DOCTORS have called for patients to be made aware of the risks of acupuncture after a case where the alternative therapy caused a potentially fatal lung condition.


The case involved a 66-year-old man who went to an emergency department in a Scottish hospital suffering from pains in his chest.

He was diagnosed with a pneumothorax - commonly known as a collapsed lung - which can be fatal if left untreated. The patient recovered after treatment.

Doctors reporting the case in the Scottish Medical Journal (SMJ), say that while such potentially life-threatening complications of acupuncture are rare, the potential dangers are not being conveyed to patients.

They have raised concerns that current advice leaflets on the therapy do not detail the serious side-effects which can occur and are calling for the introduction of improved information to outline the risks and advise when to seek medical help.

Co-author of the paper Dr Robbie Brogan, said: "I would just like patients to be told about the risk.

"As doctors, we have to do lots of invasive procedures - and one of the things you have to be aware of is that if you don't tell a patient about a potential complication, no matter how rare it is, they can't really make a proper decision about receiving that treatment.

"For something as serious as a pneumothorax - even although the risks are small - patients should be made aware of the risks before they accept the treatment.

"It is an invasive procedure, as you are sticking needles into somebody's back."

According to the report in the SMJ, the patient had been attending Chinese acupuncture sessions to help treat back pain caused by arthritis and had never received any advice about potential complications.

After his third session, he began suffering stabbing pains in his chest and from breathlessness.

His daughter urged him to go to A&E as he had undergone a heart procedure the previous week.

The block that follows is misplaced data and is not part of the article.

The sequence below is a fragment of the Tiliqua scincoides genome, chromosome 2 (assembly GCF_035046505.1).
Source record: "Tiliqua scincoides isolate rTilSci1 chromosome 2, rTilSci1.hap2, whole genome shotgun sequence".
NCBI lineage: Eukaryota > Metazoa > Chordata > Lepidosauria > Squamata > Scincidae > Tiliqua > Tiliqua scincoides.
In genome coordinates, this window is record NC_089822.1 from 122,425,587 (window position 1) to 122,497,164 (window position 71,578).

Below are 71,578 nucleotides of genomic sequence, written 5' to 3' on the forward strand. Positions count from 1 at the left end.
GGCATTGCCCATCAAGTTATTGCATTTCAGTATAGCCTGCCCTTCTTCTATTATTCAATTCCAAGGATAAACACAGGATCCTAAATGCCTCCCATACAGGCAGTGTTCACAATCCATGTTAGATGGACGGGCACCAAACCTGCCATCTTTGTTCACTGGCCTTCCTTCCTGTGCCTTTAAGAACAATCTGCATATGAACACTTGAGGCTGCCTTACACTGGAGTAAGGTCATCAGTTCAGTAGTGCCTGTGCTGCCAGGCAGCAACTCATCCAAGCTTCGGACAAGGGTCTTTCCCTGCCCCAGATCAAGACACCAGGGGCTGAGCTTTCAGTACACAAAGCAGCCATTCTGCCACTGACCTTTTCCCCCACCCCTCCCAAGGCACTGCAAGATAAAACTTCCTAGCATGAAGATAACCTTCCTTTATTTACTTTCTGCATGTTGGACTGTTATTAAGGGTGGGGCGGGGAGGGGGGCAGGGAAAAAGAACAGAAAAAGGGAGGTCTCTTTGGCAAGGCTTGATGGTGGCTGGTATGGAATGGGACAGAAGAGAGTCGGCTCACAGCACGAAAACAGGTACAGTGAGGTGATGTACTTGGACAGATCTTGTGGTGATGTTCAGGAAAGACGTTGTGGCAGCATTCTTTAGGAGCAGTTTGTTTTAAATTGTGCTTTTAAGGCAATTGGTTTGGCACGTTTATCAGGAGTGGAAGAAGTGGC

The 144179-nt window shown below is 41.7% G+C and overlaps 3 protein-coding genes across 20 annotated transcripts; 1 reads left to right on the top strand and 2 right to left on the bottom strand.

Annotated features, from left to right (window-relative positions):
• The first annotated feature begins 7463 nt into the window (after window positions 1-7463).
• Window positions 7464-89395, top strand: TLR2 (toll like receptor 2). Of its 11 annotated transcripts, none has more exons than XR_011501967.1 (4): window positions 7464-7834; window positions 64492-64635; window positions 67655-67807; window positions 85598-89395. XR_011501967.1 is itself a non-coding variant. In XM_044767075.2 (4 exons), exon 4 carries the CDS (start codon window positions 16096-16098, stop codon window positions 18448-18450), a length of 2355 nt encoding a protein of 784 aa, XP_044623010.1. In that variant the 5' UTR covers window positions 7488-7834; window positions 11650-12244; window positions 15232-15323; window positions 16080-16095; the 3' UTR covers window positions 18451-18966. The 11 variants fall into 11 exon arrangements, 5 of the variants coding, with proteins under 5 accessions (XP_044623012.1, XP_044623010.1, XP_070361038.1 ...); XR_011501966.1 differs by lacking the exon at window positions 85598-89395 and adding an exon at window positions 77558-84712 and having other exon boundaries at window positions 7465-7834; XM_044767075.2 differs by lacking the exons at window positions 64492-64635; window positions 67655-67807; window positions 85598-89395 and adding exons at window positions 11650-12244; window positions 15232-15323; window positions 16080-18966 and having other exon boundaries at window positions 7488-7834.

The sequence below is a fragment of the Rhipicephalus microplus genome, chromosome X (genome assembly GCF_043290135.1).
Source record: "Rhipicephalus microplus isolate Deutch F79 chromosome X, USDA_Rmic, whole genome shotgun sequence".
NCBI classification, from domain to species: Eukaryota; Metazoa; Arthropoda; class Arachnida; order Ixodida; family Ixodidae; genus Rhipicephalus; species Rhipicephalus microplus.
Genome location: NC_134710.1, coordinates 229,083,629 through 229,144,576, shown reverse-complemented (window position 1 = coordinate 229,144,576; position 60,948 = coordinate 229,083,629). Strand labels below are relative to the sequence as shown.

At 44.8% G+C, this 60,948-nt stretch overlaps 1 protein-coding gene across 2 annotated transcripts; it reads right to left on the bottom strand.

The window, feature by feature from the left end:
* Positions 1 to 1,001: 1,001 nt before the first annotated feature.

A chest X-ray revealed he had a large pneumothorax - which occurs when air leaks into the space between the lungs and the chest wall, pushing on the lung and making it collapse.

The heart procedure was ruled out as a possible cause and medics concluded the condition had been caused by the Chinese acupuncture session, when needles which were inserted in the patient's back between the ribs and chest muscles, close to the border of the lung.

Brogan said it was only a matter of luck that the patient had decided to seek medical help, as he had not been made aware of any warning signs.

"This patient only came to the emergency department because his daughter insisted," he said. "He could have just forgotten about it, gone to sleep and his outcome might not have been so good.

"I had certainly never heard of it and the consultants in the department had never heard of it - so we were all shocked.

"For something that potentially doesn't have much in the way of benefit, it seems unfair that patients aren't being told about these potentially life-threatening complications."

Nick Pahl, chief executive officer of the British Acupuncture Council (BAcC), said two separate surveys had concluded the risk of a serious adverse reaction to acupuncture is less than one in 10,000.

He said: "There are very few side effects from acupuncture when practised by a fully qualified practitioner of traditional acupuncture.

"To further reduce the risk of any potential side effects, patients should look out for a registered practitioner from the British Acupuncture Council.

"The BAcC stamp of approval means that the practitioner is an accredited acupuncturist providing the highest standard of professional care to patients, with degree level training and strict codes of safe practice, which are in place to protect the patient from these sorts of incidents."

He added: "It is a requirement of the Scottish Licensing regulations that all licensed practitioners should give a patient a leaflet with the risks of treatment clearly outlined, and also basic aftercare advice.

"The BAcC produced proforma leaflets which it has circulated to all of its members in Scotland which it expects them to hand out in line with the law."

Read the full article in the Scottish Medical Journal here.